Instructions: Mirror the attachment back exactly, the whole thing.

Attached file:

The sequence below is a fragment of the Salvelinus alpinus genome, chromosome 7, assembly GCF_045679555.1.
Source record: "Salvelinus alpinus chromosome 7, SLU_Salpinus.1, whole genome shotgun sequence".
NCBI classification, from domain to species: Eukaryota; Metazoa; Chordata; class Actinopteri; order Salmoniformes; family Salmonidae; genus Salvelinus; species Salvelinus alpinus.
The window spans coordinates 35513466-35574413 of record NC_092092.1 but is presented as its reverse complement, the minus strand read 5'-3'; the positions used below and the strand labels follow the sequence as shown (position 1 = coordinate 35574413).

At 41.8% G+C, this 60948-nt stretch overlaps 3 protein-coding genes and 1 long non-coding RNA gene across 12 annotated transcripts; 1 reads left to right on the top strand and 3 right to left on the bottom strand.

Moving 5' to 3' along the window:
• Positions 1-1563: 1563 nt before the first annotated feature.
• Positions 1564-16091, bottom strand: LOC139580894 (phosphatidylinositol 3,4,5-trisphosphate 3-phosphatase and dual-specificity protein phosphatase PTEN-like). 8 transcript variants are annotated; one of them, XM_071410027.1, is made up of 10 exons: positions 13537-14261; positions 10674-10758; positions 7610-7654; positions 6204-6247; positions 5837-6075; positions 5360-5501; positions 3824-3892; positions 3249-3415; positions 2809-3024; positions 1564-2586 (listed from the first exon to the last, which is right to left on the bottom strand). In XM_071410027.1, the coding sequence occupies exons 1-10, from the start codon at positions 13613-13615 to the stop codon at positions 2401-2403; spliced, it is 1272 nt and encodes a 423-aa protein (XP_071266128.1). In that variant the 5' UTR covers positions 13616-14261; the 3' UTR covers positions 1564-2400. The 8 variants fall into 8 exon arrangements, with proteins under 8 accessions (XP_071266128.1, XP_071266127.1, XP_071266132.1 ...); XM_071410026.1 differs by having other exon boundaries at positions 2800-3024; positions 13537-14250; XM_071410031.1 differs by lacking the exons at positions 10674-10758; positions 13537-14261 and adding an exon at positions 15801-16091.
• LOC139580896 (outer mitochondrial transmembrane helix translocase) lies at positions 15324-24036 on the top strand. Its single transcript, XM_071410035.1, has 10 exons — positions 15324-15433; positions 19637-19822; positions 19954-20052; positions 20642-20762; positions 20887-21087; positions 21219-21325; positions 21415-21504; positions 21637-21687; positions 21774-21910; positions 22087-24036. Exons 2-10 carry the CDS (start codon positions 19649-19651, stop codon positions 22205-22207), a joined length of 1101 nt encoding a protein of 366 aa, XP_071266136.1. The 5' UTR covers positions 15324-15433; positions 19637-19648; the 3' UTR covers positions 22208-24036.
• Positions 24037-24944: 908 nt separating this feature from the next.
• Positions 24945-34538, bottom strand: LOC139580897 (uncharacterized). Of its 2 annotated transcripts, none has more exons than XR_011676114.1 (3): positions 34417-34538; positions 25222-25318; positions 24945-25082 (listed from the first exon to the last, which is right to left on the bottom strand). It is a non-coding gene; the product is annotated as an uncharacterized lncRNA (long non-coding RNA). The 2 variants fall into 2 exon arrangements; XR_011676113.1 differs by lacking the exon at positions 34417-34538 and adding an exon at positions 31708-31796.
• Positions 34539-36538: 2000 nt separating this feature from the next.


The sequence below is a fragment of the Salvelinus alpinus genome, chromosome 7, assembly GCF_045679555.1.
Source record: "Salvelinus alpinus chromosome 7, SLU_Salpinus.1, whole genome shotgun sequence".
NCBI classification, from domain to species: Eukaryota; Metazoa; Chordata; class Actinopteri; order Salmoniformes; family Salmonidae; genus Salvelinus; species Salvelinus alpinus.
The window spans coordinates 35513466-35574413 of record NC_092092.1 but is presented as its reverse complement, the minus strand read 5'-3'; the positions used below and the strand labels follow the sequence as shown (position 1 = coordinate 35574413).

At 41.8% G+C, this 60948-nt stretch overlaps 3 protein-coding genes and 1 long non-coding RNA gene across 12 annotated transcripts; 1 reads left to right on the top strand and 3 right to left on the bottom strand.

Moving 5' to 3' along the window:
• Positions 1-1563: 1563 nt before the first annotated feature.
• Positions 1564-16091, bottom strand: LOC139580894 (phosphatidylinositol 3,4,5-trisphosphate 3-phosphatase and dual-specificity protein phosphatase PTEN-like). 8 transcript variants are annotated; one of them, XM_071410027.1, is made up of 10 exons: positions 13537-14261; positions 10674-10758; positions 7610-7654; positions 6204-6247; positions 5837-6075; positions 5360-5501; positions 3824-3892; positions 3249-3415; positions 2809-3024; positions 1564-2586 (listed from the first exon to the last, which is right to left on the bottom strand). In XM_071410027.1, the coding sequence occupies exons 1-10, from the start codon at positions 13613-13615 to the stop codon at positions 2401-2403; spliced, it is 1272 nt and encodes a 423-aa protein (XP_071266128.1). In that variant the 5' UTR covers positions 13616-14261; the 3' UTR covers positions 1564-2400. The 8 variants fall into 8 exon arrangements, with proteins under 8 accessions (XP_071266128.1, XP_071266127.1, XP_071266132.1 ...); XM_071410026.1 differs by having other exon boundaries at positions 2800-3024; positions 13537-14250; XM_071410031.1 differs by lacking the exons at positions 10674-10758; positions 13537-14261 and adding an exon at positions 15801-16091.
• LOC139580896 (outer mitochondrial transmembrane helix translocase) lies at positions 15324-24036 on the top strand. Its single transcript, XM_071410035.1, has 10 exons — positions 15324-15433; positions 19637-19822; positions 19954-20052; positions 20642-20762; positions 20887-21087; positions 21219-21325; positions 21415-21504; positions 21637-21687; positions 21774-21910; positions 22087-24036. Exons 2-10 carry the CDS (start codon positions 19649-19651, stop codon positions 22205-22207), a joined length of 1101 nt encoding a protein of 366 aa, XP_071266136.1. The 5' UTR covers positions 15324-15433; positions 19637-19648; the 3' UTR covers positions 22208-24036.
• Positions 24037-24944: 908 nt separating this feature from the next.
• Positions 24945-34538, bottom strand: LOC139580897 (uncharacterized). Of its 2 annotated transcripts, none has more exons than XR_011676114.1 (3): positions 34417-34538; positions 25222-25318; positions 24945-25082 (listed from the first exon to the last, which is right to left on the bottom strand). It is a non-coding gene; the product is annotated as an uncharacterized lncRNA (long non-coding RNA). The 2 variants fall into 2 exon arrangements; XR_011676113.1 differs by lacking the exon at positions 34417-34538 and adding an exon at positions 31708-31796.
• Positions 34539-36538: 2000 nt separating this feature from the next.